With that being said I believe that overflow tubes are worth far more than their cost as the human machine is subject to failure too.

As to rebuilding petcocks with factory parts yes... Rebuilding petcocks with K&L no way!
Title: Re: Petcock kit install
Post by: datsaxman@hotmail.com on May 28, 2013, 02:57:03 pm
I am with Tony on this one.  I NEVER forget to turn it off.  Just a matter of learning to do it.  I mean, do you forget to put your foot down when you stop?  Do you forget to put it in neutral before you let out the clutch at a stop?  Do you forget to get gas when the tank gets low? 

I am confident that the manual shutoff is OFF when it is turned off. 

Title: Re: Petcock kit install
Post by: jworth on May 28, 2013, 04:33:35 pm
The examples given above don't really help.  In each there is a very direct and immediate reaction for failing to do X or Y.  This is not the case with the fuel valve.  I suspect that each of you who "never" forgets to turn off their fuel valve have in fact done just that.  How can you even say for sure you didn't?  Maybe you just as easily forgot to turn it on.  What would have ever drawn it to your attention?  I still think that even subject to failure, the vacuum pet cock is more reliable than people, at the very least MOST people.  I certainly know myself well enough to know that (it) would be more reliable than me.  Maybe I speak for myself but that's just fine with me

*edited for typeo
Title: Re: Petcock kit install
Post by: datsaxman@hotmail.com on May 28, 2013, 06:44:30 pm
jworth...you said "...I would be more reliable than me."  OK.  I guess.

Okay, I agree with your immediate consequences point.  So how about this one:  Do you ever forget to take out the ignition key when you leave the bike?  That is comparable to the petcock question. 

Speak for yourself...I NEVER forget that, and I am trained to associate the key with the petcock.  Other folks do what they do, but I was speaking for myself alone right from the beginning. 

The same kind of debris that could cause the vacuum shutoff to leak could plug the overflow tubes.  Then hydrolock!  IT HAPPENED TO MY BIKE TWO MONTHS AGO!!   The (new) manual shutoff really shuts it off!  Oh, and I have the tubes too.  But they are less than 100% reliable, by actual experience.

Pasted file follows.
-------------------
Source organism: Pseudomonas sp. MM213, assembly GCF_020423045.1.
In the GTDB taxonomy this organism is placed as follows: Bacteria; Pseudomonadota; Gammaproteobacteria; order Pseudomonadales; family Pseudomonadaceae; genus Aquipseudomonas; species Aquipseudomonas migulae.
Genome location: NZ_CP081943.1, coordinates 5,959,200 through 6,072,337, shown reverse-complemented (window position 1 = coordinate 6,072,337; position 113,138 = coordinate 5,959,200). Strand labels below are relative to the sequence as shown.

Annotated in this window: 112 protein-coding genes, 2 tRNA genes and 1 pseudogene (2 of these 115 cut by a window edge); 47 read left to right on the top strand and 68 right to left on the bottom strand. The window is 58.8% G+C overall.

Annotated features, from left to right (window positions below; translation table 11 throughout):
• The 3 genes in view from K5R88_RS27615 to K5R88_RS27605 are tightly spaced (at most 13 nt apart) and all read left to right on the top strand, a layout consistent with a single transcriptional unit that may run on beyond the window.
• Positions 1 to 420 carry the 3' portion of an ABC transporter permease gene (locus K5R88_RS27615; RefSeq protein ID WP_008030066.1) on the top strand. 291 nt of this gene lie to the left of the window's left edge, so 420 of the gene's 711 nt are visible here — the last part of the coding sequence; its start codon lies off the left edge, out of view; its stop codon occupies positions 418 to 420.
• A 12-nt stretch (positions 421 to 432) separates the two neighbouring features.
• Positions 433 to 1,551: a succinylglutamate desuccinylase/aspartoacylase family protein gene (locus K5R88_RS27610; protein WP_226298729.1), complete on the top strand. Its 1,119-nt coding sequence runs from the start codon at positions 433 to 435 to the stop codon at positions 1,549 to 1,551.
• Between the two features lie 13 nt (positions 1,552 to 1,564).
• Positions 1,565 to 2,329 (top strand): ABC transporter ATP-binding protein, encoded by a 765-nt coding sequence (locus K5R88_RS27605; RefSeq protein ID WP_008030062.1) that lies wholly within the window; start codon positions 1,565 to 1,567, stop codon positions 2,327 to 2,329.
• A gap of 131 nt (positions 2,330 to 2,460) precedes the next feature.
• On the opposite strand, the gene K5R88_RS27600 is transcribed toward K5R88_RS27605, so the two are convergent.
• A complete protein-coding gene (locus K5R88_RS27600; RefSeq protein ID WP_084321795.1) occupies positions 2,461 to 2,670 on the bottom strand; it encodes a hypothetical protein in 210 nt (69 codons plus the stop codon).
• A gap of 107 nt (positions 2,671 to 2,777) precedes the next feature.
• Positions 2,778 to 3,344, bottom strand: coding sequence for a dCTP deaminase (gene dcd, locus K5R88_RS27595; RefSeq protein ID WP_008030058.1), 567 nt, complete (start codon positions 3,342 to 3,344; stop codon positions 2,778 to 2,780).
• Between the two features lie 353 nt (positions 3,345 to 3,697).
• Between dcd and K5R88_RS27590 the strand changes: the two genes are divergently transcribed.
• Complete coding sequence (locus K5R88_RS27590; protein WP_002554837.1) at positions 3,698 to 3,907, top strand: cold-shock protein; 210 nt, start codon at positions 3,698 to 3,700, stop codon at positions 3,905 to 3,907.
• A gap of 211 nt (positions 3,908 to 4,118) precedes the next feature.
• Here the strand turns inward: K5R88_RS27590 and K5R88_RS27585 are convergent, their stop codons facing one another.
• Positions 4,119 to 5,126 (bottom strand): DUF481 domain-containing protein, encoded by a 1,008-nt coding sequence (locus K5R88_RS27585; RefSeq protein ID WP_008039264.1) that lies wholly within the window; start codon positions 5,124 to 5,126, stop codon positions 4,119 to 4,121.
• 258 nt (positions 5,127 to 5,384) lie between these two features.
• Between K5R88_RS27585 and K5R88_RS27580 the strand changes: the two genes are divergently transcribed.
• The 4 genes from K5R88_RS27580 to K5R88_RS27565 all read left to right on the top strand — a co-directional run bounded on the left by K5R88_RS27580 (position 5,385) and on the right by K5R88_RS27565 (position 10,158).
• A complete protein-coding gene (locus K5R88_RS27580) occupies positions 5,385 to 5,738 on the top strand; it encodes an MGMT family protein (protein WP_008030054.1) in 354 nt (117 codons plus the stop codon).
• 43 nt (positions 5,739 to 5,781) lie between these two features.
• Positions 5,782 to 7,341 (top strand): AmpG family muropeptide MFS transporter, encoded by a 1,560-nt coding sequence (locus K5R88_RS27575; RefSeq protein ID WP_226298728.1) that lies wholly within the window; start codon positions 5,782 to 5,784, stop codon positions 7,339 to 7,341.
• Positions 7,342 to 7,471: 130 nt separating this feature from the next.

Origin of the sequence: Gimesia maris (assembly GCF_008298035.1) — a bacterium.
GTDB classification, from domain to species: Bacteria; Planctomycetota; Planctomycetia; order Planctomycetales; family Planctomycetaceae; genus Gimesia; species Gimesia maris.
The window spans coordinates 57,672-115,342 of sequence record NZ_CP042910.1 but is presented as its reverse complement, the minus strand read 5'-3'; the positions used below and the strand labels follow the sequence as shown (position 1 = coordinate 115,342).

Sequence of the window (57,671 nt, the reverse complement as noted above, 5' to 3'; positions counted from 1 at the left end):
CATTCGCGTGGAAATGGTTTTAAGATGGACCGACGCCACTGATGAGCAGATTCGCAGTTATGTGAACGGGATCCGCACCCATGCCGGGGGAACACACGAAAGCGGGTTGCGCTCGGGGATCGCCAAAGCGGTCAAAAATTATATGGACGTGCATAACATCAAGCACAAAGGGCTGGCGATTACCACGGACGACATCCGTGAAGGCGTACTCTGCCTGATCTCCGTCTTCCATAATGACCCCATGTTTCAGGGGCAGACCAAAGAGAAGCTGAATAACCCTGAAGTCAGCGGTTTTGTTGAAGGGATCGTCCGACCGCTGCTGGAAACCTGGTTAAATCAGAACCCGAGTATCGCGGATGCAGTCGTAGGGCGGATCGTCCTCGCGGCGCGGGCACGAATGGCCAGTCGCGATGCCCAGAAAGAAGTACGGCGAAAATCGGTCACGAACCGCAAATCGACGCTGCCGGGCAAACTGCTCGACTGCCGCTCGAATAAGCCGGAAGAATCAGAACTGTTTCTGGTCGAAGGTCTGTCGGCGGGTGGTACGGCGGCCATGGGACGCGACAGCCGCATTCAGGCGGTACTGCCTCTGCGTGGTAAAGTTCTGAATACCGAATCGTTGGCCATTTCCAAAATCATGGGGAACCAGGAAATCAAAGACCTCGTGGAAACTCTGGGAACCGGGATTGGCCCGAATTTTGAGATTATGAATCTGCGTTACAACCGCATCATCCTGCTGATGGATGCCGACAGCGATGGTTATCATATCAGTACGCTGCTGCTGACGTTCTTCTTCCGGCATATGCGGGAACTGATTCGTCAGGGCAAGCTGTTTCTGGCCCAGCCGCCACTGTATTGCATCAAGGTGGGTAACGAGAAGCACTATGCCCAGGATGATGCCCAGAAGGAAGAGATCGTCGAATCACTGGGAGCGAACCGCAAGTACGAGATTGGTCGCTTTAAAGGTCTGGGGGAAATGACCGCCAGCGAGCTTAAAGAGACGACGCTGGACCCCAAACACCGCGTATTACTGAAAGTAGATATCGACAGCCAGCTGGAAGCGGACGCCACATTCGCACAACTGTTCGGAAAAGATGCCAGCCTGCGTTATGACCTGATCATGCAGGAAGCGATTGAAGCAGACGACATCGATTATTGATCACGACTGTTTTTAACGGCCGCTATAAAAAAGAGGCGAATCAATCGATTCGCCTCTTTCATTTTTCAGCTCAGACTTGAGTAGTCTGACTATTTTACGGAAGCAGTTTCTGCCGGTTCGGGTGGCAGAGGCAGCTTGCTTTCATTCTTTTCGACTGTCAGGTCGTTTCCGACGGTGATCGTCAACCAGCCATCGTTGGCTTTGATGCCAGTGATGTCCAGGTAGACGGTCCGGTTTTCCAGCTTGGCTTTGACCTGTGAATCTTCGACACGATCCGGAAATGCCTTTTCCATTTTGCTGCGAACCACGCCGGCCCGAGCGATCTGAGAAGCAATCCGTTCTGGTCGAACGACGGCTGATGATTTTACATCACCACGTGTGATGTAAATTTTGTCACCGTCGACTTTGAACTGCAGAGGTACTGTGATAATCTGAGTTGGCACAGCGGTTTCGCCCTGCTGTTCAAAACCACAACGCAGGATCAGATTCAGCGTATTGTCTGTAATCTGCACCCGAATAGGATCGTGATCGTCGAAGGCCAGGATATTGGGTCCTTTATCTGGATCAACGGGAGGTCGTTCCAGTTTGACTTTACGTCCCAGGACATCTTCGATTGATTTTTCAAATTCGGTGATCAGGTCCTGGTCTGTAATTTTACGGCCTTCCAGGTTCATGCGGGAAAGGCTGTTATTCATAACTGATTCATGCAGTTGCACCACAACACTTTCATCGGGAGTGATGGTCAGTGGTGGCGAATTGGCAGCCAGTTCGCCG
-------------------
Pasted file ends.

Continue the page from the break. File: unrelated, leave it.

Title: Re: Petcock kit install
Post by: Outback_Jon on May 28, 2013, 07:52:45 pm
I mean, do you forget to put your foot down when you stop?  Do you forget to put it in neutral before you let out the clutch at a stop?  Do you forget to get gas when the tank gets low?
Well, you managed to hit on three reasons why I won't do the manual conversion.   ;D

Do you ever forget to take out the ignition key when you leave the bike?
Make that four reasons.   :rotflmao:
Title: Re: Petcock kit install
Post by: Daytona_Mike on May 28, 2013, 08:40:46 pm
Remembering to turn off the fuel is not the problem. Even IF you always remember turn off the fuel your worse off than an automatic petcock and here are the reasons.
 Automatic petcocks shut off the fuel flow the very instant the engine is no longer creating vacuum. That goes for starting the engine as well.
Humans  are  no where near as fast as automatics and certainly not every single time you stop the engine to say: add fuel to  the tank or when you open the petcock just before starting the engine. All these short instances of start-ups and shut downs   which occur many times during a single  ride has your  manual petcock  flowing  full wide open even if it is for a few seconds and  that is all it takes at full wide open and full pressure (plus a leaky float valve) to cause a hydro lock.That does not happen with an auto petcock even on  a failed auto petcock. The very worst failures on an automatic petcock is a slow dribble at low pressure.